The Irish Tourism Industry Confederation has outlined nine key policies which it says are needed to safeguard the industry as it continues to deal with the harsh impact of the Covid-19 restrictions.
The tourism industry here took an 85% hit in revenue last year with the loss of 160,000 jobs due to Covid-19.
The Irish Tourism Industry Confederation said that as businesses in the sector continue to remain shut for public health reasons for at least the first few months of 2021, Government support is critically needed to ensure the essential fabric of the tourism industry is preserved.
It predicted that a recovery will start in the second half of 2021 but only if certain policies are implemented to support the country's largest indigenous industry and biggest regional employer.
Among its policies, the Irish Tourism Industry Confederation said the the vaccination programme needs to be rolled out "urgently, effectively and speedily".
It noted that there is frustration within the industry that Ireland seems to be slower than other countries in this regard.
The ITIC also wants the Covid Restrictions Support Scheme (CRSS) to be doubled and extended to all tourism businesses.
It said the criteria for CRSS needs to be relaxed for tourism and hospitality enterprises with the 10% calculation of weekly turnover doubled and the €5,000 cap removed.
It has also urged that the Employment Wage Subsidy Scheme, which has proven a key measure for tourism businesses since the start of the pandemic, be extended at current levels for the sector for the rest of the year.
"Tourism is an extremely labour-intensive sector, with a significant regional bias, and people are vital to the industry and everything must be done to keep employees linked to their employers," the ITIC stated.
The confederation also said that tourism budgets should be doubled to include business continuity grants, upskilling supports, and international marketing funds.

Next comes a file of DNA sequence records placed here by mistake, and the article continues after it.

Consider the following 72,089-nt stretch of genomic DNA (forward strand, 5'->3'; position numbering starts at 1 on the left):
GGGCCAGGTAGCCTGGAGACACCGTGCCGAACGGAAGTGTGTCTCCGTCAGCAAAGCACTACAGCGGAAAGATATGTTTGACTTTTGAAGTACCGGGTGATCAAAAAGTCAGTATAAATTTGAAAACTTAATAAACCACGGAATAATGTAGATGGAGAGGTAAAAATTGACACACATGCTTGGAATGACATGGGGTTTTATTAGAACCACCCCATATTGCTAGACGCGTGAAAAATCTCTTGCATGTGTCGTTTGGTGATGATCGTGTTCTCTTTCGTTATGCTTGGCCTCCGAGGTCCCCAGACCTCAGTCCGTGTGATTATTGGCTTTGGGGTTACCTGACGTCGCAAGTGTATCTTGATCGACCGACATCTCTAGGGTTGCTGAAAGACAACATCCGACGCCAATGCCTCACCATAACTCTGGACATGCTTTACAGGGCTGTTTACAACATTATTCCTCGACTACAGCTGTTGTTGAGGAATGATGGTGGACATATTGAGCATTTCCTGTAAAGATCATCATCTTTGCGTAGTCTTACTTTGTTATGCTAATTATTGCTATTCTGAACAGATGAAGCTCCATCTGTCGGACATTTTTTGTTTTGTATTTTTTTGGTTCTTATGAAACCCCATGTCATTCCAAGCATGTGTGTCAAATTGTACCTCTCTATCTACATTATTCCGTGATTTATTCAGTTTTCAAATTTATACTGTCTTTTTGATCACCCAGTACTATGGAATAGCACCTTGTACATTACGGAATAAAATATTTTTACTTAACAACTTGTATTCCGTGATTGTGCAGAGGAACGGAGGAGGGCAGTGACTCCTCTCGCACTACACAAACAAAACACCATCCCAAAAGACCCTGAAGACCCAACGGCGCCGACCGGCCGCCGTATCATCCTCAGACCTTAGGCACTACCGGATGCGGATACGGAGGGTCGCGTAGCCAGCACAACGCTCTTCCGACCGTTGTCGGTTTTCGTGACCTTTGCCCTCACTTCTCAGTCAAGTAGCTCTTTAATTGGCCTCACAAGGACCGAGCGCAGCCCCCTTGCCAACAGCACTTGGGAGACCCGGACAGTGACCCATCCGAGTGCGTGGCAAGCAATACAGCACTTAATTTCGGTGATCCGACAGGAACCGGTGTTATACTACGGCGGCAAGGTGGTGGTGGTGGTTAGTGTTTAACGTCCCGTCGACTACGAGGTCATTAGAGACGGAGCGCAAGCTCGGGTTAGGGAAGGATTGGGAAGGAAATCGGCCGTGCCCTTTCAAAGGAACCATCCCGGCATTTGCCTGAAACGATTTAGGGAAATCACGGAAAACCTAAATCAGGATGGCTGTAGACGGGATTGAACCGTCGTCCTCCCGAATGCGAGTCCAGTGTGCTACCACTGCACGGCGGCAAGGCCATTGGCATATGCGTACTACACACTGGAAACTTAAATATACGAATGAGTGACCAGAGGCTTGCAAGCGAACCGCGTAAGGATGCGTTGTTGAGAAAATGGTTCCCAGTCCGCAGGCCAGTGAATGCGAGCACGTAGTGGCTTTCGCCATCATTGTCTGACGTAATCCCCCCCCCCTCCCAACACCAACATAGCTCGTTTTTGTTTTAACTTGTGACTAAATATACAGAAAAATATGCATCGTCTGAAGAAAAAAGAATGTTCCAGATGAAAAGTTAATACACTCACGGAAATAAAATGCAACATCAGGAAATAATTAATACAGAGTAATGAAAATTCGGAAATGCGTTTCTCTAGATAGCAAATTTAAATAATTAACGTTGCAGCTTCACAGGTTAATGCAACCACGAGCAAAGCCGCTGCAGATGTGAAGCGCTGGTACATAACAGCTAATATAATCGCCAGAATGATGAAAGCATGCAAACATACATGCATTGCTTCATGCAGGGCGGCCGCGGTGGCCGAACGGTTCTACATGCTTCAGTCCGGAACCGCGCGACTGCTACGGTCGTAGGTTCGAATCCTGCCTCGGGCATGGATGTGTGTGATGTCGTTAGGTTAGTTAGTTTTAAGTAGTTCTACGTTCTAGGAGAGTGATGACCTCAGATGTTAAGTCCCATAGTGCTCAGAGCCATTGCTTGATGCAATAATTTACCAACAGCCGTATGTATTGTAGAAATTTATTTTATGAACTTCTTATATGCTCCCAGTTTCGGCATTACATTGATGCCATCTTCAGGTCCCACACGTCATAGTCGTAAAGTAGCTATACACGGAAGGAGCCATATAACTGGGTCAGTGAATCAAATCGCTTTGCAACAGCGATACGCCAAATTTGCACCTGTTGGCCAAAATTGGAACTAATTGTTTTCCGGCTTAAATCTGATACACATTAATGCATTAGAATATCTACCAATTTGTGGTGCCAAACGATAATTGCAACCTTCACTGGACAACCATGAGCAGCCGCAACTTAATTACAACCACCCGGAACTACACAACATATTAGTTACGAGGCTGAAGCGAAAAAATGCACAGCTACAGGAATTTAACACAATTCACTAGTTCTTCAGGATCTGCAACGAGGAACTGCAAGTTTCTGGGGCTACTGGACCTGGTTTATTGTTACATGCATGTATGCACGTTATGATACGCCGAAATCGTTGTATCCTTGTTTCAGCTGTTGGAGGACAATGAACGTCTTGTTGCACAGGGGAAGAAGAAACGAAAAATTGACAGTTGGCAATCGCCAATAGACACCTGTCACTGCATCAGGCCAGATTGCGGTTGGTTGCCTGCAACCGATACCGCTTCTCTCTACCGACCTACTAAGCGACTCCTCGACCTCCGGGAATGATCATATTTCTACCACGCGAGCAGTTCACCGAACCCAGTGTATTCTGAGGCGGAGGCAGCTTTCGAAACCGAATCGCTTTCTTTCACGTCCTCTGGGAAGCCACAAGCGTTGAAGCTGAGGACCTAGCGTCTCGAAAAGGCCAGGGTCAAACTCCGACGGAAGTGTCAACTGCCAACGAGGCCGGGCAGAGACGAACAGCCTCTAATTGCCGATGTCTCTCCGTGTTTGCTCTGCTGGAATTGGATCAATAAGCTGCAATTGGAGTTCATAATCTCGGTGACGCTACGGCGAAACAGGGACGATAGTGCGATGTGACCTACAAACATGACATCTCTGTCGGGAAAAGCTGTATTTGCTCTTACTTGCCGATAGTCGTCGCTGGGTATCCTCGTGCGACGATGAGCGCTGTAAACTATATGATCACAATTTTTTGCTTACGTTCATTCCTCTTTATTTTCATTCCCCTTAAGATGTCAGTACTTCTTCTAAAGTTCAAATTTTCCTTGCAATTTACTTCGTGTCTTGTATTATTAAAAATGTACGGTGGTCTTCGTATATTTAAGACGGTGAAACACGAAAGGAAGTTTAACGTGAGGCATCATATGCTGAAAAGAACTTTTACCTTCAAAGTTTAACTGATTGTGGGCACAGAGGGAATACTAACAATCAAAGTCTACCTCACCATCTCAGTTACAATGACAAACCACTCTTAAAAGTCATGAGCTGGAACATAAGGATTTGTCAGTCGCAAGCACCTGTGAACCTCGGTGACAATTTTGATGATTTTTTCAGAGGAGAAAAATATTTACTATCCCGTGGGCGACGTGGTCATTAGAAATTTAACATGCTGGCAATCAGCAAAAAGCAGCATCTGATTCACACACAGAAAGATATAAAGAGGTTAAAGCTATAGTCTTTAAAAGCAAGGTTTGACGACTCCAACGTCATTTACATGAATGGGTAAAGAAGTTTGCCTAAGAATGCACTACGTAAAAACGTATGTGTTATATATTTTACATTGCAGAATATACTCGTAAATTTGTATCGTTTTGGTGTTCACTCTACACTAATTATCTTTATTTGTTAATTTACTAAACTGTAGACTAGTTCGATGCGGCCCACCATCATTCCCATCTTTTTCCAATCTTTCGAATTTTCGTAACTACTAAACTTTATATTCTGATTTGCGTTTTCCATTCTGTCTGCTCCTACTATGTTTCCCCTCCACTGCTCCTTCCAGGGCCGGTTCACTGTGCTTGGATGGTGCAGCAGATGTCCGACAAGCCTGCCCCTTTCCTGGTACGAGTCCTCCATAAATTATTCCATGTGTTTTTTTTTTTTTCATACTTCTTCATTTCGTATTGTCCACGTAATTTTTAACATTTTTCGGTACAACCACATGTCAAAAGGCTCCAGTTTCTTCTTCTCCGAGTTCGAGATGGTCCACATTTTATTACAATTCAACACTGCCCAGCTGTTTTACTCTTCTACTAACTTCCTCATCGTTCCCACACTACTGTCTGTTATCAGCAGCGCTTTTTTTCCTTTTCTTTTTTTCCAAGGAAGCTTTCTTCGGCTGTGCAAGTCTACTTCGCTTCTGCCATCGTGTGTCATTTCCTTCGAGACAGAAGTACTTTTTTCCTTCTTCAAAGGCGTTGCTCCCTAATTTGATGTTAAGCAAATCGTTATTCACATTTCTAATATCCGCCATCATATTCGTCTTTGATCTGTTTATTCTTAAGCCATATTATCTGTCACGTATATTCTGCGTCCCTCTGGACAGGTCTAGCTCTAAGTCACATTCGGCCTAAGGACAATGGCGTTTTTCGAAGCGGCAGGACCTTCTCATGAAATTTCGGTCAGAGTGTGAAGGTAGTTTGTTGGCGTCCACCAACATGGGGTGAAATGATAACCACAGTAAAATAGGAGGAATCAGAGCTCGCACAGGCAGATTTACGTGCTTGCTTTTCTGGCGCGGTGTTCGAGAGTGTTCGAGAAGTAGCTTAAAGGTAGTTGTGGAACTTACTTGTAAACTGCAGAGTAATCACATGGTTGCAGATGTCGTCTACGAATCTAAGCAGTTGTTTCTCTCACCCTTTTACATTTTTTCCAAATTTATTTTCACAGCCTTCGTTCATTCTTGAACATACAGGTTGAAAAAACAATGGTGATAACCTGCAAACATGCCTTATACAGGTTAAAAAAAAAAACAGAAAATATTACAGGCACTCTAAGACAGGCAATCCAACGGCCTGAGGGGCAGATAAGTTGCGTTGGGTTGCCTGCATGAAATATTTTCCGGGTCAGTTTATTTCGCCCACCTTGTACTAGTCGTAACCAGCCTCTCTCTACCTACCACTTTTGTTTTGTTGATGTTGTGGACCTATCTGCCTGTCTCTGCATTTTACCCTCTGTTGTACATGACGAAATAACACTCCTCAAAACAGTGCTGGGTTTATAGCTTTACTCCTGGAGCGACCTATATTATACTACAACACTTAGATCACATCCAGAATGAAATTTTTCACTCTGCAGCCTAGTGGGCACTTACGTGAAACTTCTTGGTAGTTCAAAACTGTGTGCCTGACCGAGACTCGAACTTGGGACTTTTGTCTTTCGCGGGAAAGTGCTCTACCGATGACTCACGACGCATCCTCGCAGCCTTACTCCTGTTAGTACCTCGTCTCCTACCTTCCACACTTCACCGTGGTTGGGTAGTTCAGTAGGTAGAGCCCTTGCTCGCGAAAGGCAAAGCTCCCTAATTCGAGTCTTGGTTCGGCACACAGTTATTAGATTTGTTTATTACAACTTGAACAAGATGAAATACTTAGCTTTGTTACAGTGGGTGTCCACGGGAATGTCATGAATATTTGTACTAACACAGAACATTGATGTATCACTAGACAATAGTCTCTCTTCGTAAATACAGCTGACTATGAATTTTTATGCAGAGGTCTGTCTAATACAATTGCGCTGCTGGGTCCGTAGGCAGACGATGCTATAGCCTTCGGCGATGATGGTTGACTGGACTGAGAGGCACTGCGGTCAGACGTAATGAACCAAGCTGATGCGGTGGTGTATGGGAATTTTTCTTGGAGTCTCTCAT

It claimed these marketing funds are vital to allow Ireland to compete on the global stage once the pandemic is over.
On the Stay & Spend Scheme - which was launched as part of last year's July stimulus package - the ITIC said the scheme was "flawed" from the start and described it as "an unnecessarily complicated tax rebate".
It said that even before the current Level 5 restrictions, draw-down of the scheme was negligible with Revenue confirming last month a take-up of just 0.2% of original projections.
The current restrictions means the scheme needs to be relaunched as a consumer-friendly upfront voucher for every household redeemable against any tourism and hospitality businesses, as opposed to just accommodation and food.
It also said the voucher needs to extended to the end of the year rather than the scheme's current end date of April 30.
According to the ITIC, the waiver on commercial rates introduced last year was an important measure to allow companies retain cash within their business, but this now needs to be extended for the tourism and hospitality industry for all of 2021.
With 75% of the Irish tourism economy dependent on international visitation, the tourism group there is a fundamental necessity to restart international inbound access in a "safe and sensible" manner.
It said the current PCR test requirement along with the quarantine period effectively means there is a closed sign above the country for holiday visitors.
"ITIC has been of the view for some time now that a multi-lateral cost-effective, rapid and scaleable testing regime should replace the PCR tests and these should be deployed so that flights and ferries can resume and domestic events and functions can take place safely," it said.
The ITIC said the reduction in VAT to 9% for tourism services was important as it puts Ireland back on a competitive footing with our European peers.
But it said the planned ending of the measure in December 2021 was "nonsensical", adding that the tax policy needs to be continued until 2025 to allow the industry to recover over this period of time.
Finally, the ITIC said a moratorium on bank loans needs to be re-introduced to support business cash-flow, adding that vulnerable but viable businesses need to be supported in
"It is becoming increasingly apparent that employees of tourism and hospitality businesses are being viewed by financial institutions as high risk in relation to loans and mortgages, which is causing further unnecessary stress to our most valuable asset in tourism, 'our people', and will cause an even greater exodus of vitally important skills," the ITIC said.
"Banks should therefore also be asked to provide moratoriums to individuals employed in the tourism sector, assuming good credit ratings prior to Covid," it added.